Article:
Mike Stevens – KNEE DEEP

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Wednesday, March 13, 2019
The cookie-cutter Fred Hall Show excuse

Sierra bullets: Opener and beyond
This time of year, with the Eastern Sierra trout opener looming, there are plenty of topics bouncing around in my head that are worth mentioning heading. While a full article could be written on most of them, here are the essential guts on a few that should come in handy.


— At the Fred Hall Show in Long Beach, Mono County Economic Development Man­ager Jeff Simpson said, “I expect everything along the Highway 395 corridor to be ice-free in time for the Opener.” At that point in March, the snowpack was at 158 percent of normal for that point on the calendar. Two years ago (“Miracle Winter”) the snowpack ranged from 180- to 200-percent of normal depending on where it was measured.

— Looking again (a month later) at snow/water equivalents for April 2019 versus April 2017 in the Southern Sierra (which, for these intents and purposes, includes our Eastern Sierra) was at 160 percent of normal for April 3 and 153 percent at that point in 2019. That’s only about a 7-inch difference. So, it’s pretty safe to say you could flashback to your 2017 trips and look at the advantages you had and challenges you faced, and plan your 2019 trips accordingly.

— For me, I went in mid-June that year (and will again this year along with some later trips), and I had to work pretty hard to find biters. When I did, I piled them up and was releasing double-digit numbers of trout over several spots fished. The key that season for my creek success was finding spots that normally get pounded during normal years but were vacant due to the whitewater visual that made it appear unfishable. I’d explore the adjacent holes hidden from casual view, or flooded spots that are normally dry land, and throw Sierra Slammers jigs or Mini Swims into deeper water behind obstructions and small pockets of calm around the fringe of the whitewater. The fishing in those spots ended up being so good, that we’d return to the same holes several days in a row, and it never slowed down. Also, it was primarily brown trout we were catching. Some of those spots were so tight, that my brother and I would alternate every time one of use would catch one, because there was no room for us both to hit it at the same time.

— I’m no fish biologist, but I went ahead and assumed the way-above-average spike in brown trout numbers was due to the high flows and low water temps. Trout don’t have calendars, so, it must have just “felt” like spring there in mid-June.

— Based on the winter we had, you can pretty much bank on any backcountry lake above 10,000 feet to be inaccessible until late May or early June. This could tilt one way or the other based on how the weather is for the rest of April through May, and even if it’s iced out, all that snowmelt could spell questionable trail conditions and getting there could be an issue.

— Mono County will spend $100,000 on fish stocking in 21 bodies of water. Most of them will be in the 3- to 8-pound range, and they are coming from Desert Springs Hatchery in Oregon. That outfit took over as the supplier of “premium” trout a few years ago when Alpers trout became a thing of the past. Desert Springs used to supply the eggs that ultimately became Alpers trout. The DFW will also pepper the area with their own trout, so there will be no shortage of fish to catch at any time this season.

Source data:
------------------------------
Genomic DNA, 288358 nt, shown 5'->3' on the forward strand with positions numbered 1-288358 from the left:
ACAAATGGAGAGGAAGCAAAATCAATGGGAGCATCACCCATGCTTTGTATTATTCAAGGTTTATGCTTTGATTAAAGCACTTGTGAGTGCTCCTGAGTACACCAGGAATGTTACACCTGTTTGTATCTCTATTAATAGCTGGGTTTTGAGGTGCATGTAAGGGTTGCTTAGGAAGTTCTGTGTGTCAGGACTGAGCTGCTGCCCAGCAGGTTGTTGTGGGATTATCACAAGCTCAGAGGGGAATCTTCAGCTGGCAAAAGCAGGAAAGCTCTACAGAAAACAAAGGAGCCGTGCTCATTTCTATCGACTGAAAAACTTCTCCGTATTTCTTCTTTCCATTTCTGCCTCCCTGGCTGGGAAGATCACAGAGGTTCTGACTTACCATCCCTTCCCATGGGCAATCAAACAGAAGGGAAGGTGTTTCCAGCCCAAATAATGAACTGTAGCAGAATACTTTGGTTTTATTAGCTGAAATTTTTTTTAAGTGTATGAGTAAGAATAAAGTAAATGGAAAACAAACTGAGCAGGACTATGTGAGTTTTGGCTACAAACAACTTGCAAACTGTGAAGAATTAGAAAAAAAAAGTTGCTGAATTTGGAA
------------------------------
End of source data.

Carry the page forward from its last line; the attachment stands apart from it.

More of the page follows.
— Saddlebag Lake has been purchased by the owners of Tioga Pass Resort, and Saddlebag will be open this season on a limited basis. The good news is, one of the services that will be available is the popular water taxi that brings anglers from one end of the lake to the other where they can access the 20 Lakes Basin loop. Tioga Pass Resort, however, will not open in 2019 as they continue to rebuild after the damage they took on from the big winter. Speaking of snow, this winter was no slouch as you probably know, and that means we’re looking at mid-June (safe bet) for Tioga Pass to completely open, along with the partial-dirt road-turnoff to Saddlebag.

— Also according to Jeff Simpson, the DFW is going to start mixing in diploid trout in their fish stocking from Conway Summit to Bishop. These are fish that have the ability to reproduce, so eventually it could result in some natural reproduction to go along with all the stocking. Most stocked trout are triploid, meaning they cannot reproduce. The reason for stocking those is primarily because they don’t want them spawning with wild fish in order to protect genetics, and triploid fish grow to stockable size more quickly.

— Convict Lake management is kicking in $25,000 for fish stocking above and beyond the standard trout plants the lake is already slated to receive from the state. That means, from Opening Day until Nov. 15, there really won’t be a bad time to target Convict.

— This will be my sixth Opener as far as covering it for WON, and I have noticed a couple trends, and this is regardless of weather. Number one, you don’t have to get out there before the crack of dawn to do well. I’ve yet to hear “the bite was great from 6 to 7:30 a.m. and then it shut off!” It’s actually quite the opposite: “We got here at 6 but got most of our bites between 8 and 11.” Yes, I know you’re pumped and you’re going to get out there rockin’ a headlamp anyway, just don’t feel like you have to.

Also — and this might be upsetting to many of you — bait and trolling rules opening weekend. That’s not to say you can’t catch Fishmas trout chucking minijigs or throwing lures, but when the dust settles and I take a look at the full catch logs (list of the bigger fish caught those days and what they ate) as well as my own notes, generally speaking, bait and trolling does the most damage, and it’s usually not even close.

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